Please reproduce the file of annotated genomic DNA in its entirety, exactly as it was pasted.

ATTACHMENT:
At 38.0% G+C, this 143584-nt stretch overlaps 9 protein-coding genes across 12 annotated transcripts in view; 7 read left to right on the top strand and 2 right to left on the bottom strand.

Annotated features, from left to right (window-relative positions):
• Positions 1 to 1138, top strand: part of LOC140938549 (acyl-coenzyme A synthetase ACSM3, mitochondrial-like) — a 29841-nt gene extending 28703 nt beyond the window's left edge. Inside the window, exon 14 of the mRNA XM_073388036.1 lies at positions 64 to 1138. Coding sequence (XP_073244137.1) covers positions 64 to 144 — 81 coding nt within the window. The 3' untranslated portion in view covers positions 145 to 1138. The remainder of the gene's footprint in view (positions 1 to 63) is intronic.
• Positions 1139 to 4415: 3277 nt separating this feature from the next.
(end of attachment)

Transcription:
At 38.0% G+C, this 143584-nt stretch overlaps 9 protein-coding genes across 12 annotated transcripts in view; 7 read left to right on the top strand and 2 right to left on the bottom strand.

Annotated features, from left to right (window-relative positions):
• Positions 1 to 1138, top strand: part of LOC140938549 (acyl-coenzyme A synthetase ACSM3, mitochondrial-like) — a 29841-nt gene extending 28703 nt beyond the window's left edge. Inside the window, exon 14 of the mRNA XM_073388036.1 lies at positions 64 to 1138. Coding sequence (XP_073244137.1) covers positions 64 to 144 — 81 coding nt within the window. The 3' untranslated portion in view covers positions 145 to 1138. The remainder of the gene's footprint in view (positions 1 to 63) is intronic.
• Positions 1139 to 4415: 3277 nt separating this feature from the next.